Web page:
U is for underdogs, as in the 2011-12 Ottawa Senators. Originally, U was for underachievers, but something changed over the course of this season. The doubt and second-guessing that goes along with every Senators season was as second nature around the capital as the annual goaltending controversy. But this year was different. The disappointment of the 2010-11 season resulted in a full-blown rebuild in February 2011, and continued at the draft that June. By the time the preseason rolled around in September, expectations were low. Ahead of the team's 20th anniversary season, the Sens were as close as they had been in a long time to that original roster. It was back to square one.
Most dedicated hockey fans scoured major and minor hockey sites reading season predications and team previews. Things did not look good. The Hockey News picked Ottawa to finish 15th in the Eastern Conference, saying "it's clear the Senators have fallen long and hard from their days as a league powerhouse". Sportsnet also had Ottawa finishing 15th in the Eastern Conference, believing the rebuild would come with significant "growing pains". Sports Illustrated was somewhat more charitable, placing Ottawa 14th in the East. ESPN's hockey writers wisely chose division winners instead conference standings. Still, despite choosing three different teams to win the Northeast division (including one selection for the Montreal Canadiens?! Ok, it was from Barry Melrose), no one picked the Sens.
The pundits were so pessimistic that Ottawa started the season underdogs to finish 14th overall, let alone to make the playoffs or challenge for the division title. However, the team started the season poorly, and seemed to suggest that maybe the experts were right. The Senators lost 5 of their first 6 games, squeaking out a shootout win against the Minnesota Wild in Ottawa's home opener. Even more troubling was the lopsided early losses to Colorado (7-1 loss on October 13) and Philadelphia (7-2 loss on October 18). Those who thought initially that this team was much better than they were being credited for weren't surprised by what happened next. But everyone else was. The Sens, who had looked so lost, rattled off 6 straight wins. Those early victories featured several third period and last minute comebacks, making this team exciting to watch and earning them the nickname "cardiac kids".
As the games added up, the Sens continued to play well and exceed expectations. The players themselves were underdogs. Guys who had once been afterthoughts, like Kaspars Daugavins and Jim O'Brien carved out spots for themselves in the Sens lineup. Players like Nick Foligno suddenly started producing like second-line players. Many were surprised Jason Spezza, Filip Kuba, and Daniel Alfredsson returned from injury-plagued seasons in 2010-11 to be so productive. Erik Karlsson produced obscene numbers for a defenseman, but was still an underdog for the NHL's top blue line award. Many waited for the other shoe to drop, but it didn't happen. It didn't happen after the fabulous All-Star Weekend the city hosted. What did happen was the team kept performing and exceeding expectations. The Sens found themselves, however briefly, in first place in the Northeast division in mid-March, something unthinkable to even the most optimistic of spectators.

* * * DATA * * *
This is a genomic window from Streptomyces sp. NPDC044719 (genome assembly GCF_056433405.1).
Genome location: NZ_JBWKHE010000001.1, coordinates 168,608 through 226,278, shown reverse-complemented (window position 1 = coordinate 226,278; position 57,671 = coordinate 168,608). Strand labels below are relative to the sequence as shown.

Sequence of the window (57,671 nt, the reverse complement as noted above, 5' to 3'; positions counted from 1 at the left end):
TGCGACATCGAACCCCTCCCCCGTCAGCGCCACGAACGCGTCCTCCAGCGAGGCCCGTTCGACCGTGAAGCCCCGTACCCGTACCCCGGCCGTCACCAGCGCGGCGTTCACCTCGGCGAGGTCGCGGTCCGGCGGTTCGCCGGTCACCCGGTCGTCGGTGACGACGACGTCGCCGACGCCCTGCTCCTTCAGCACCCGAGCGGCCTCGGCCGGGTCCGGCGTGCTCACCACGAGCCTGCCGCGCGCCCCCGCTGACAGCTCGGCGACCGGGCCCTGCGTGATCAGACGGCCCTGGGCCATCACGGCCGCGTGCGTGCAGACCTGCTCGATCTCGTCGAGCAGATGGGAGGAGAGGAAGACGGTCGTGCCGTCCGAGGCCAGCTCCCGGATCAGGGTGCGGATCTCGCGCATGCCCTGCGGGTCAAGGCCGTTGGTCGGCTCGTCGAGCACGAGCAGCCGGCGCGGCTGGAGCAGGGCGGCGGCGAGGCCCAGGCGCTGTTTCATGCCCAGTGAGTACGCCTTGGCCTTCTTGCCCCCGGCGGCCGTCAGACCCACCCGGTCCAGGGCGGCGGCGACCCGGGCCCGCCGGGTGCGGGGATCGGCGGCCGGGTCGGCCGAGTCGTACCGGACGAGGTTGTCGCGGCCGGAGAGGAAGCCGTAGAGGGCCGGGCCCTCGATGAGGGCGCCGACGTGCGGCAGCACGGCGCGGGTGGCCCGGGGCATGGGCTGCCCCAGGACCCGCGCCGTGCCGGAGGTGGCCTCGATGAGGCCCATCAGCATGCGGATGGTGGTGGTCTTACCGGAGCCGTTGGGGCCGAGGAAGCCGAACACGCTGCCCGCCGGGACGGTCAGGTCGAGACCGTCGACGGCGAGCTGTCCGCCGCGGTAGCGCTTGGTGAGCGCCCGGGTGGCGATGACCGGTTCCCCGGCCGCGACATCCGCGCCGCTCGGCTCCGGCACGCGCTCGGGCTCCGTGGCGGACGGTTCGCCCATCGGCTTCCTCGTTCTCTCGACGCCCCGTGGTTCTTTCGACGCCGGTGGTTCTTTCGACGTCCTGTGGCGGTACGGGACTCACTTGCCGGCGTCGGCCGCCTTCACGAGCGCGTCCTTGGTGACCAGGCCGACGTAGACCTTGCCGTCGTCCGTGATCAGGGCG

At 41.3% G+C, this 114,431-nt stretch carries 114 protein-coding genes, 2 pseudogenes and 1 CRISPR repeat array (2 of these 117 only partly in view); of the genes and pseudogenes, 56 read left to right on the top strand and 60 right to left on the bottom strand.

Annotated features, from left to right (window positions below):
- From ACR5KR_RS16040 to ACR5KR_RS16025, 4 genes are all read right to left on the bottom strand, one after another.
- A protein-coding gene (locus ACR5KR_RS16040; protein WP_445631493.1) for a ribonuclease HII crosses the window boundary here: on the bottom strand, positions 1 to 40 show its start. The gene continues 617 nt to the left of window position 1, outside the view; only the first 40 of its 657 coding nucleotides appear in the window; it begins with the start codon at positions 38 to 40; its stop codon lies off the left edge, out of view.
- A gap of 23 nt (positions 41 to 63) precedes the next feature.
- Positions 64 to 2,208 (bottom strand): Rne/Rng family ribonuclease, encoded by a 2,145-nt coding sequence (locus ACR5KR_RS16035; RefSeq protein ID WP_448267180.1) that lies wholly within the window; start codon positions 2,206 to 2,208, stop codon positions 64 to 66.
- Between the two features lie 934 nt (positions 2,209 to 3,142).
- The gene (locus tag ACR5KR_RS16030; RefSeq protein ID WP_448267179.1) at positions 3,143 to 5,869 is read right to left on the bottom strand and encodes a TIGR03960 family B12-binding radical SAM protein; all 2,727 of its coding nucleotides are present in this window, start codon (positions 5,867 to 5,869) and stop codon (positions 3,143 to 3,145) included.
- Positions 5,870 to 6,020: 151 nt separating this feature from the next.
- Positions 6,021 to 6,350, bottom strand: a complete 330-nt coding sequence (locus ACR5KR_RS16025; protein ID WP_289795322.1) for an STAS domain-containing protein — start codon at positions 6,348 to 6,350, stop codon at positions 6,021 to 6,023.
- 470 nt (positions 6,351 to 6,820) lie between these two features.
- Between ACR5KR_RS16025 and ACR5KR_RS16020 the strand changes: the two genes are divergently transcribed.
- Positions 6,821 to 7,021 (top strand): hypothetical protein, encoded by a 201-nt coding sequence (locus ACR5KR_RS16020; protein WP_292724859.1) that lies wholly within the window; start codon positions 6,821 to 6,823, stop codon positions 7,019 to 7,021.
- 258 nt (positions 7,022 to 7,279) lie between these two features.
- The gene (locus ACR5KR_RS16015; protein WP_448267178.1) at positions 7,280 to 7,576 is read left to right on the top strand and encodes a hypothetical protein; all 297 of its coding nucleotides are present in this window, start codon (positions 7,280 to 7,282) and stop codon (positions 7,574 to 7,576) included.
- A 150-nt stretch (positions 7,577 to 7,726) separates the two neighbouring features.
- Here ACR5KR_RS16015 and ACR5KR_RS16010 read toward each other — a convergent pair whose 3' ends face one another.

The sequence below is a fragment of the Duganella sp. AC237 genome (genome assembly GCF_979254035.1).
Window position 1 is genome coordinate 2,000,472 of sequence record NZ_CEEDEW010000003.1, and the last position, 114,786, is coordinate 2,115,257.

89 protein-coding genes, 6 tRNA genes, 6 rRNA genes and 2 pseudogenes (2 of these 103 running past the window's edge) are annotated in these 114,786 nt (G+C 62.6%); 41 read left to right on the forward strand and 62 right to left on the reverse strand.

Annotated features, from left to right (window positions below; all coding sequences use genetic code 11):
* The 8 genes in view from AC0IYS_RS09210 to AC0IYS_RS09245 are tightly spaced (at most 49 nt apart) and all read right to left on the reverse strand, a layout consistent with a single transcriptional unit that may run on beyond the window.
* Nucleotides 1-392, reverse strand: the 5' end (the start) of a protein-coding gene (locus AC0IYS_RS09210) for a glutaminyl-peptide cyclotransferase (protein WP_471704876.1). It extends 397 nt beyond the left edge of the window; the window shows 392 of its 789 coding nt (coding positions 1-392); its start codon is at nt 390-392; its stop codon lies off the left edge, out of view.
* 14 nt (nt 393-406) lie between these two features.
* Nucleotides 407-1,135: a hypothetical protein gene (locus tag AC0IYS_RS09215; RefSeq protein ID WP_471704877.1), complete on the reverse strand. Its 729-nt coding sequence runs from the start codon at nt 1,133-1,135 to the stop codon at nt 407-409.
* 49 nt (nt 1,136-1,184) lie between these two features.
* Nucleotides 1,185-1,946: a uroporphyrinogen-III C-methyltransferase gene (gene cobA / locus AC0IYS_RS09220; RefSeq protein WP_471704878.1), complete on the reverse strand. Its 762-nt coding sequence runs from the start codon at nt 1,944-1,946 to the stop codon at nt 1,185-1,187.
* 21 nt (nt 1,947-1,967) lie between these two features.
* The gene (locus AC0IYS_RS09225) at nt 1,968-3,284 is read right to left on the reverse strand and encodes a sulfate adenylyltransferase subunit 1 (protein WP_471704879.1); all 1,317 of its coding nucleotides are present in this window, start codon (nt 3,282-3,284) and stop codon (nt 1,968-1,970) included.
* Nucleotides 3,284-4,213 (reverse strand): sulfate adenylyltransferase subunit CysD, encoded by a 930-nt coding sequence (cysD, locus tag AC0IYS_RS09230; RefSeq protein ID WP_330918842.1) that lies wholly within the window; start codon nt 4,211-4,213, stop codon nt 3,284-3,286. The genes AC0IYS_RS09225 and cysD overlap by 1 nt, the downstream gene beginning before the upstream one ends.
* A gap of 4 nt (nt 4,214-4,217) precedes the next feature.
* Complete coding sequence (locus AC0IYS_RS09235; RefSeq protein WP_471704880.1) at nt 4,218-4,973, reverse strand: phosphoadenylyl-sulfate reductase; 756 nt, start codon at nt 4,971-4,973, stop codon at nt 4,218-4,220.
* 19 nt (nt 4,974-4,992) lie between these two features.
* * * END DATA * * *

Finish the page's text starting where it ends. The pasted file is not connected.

The Sens clinched a playoff spot with games to spare and while they eventually slide to 8th, the team and its fans were feeling optimistic heading into the playoffs. But again, the Sens were cast in the role of underdogs by the hockey pundits. Sportsnet's hockey brain trust chose the Rangers to triumph in 6 of 7 selections. The only dissenting voice? Ottawa broadcaster and resident homer, Denis Potvin. NHL.com's 13 member Stanley Cup Playoffs prediction panel all chose New York to win the series, their only unanimous decision (you'd think at least one writer would gamble and pick the Sens. It's like betting $1 on The Price is Right - someone always does it). The Hockey News gave the matchup edge to the Rangers in all 5 categories (forwards, defense, goaltending, special teams, and coaching), before predicting the Rangers would sweep. Ultimately, their reasons for choosing the Rangers to win the series showed the same disregard most hockey experts showed the Sens in the pre-season: "The Sens have been a pleasant surprise, over-performing in what was thought to be a rebuilding year, but that won't carry over into the second season. New York is the better team any way you cut it and especially where it matters: between the pipes. And losing three in a row to close out the season, as the Senators did, certainly doesn't set a good tone for an opening showdown against what was the league's top team for most of the year. A young Ottawa squad will gain experience this post-season and little more."
Someone forgot to tell the players. Despite never leading in this series, the Sens have been the better team in 3 of the 4 games, and have things all squared heading back to MSG for Game 5. Because they continue to be underdogs in these playoffs, no one expects much from them. Because no one expects much, they have nothing to lose and play like it. Because this team gutted-out wins with improbable third period comebacks in the fall, they believe they can win any game they fall behind in. They did just that on Wednesday, winning 3-2 in overtime after surrendering an early, 2-goal lead. Unlike so many of those underachieving teams, this season has not been about the organization's failings; consequently, there's been a culture change in this organization, one exemplified by their playoff tees: "Family 2012".
The underachievers of years past had an acrimonious and prolonged breakup. The underdogs of 2012 have forged the bonds necessary for success in this league, and they're not done yet.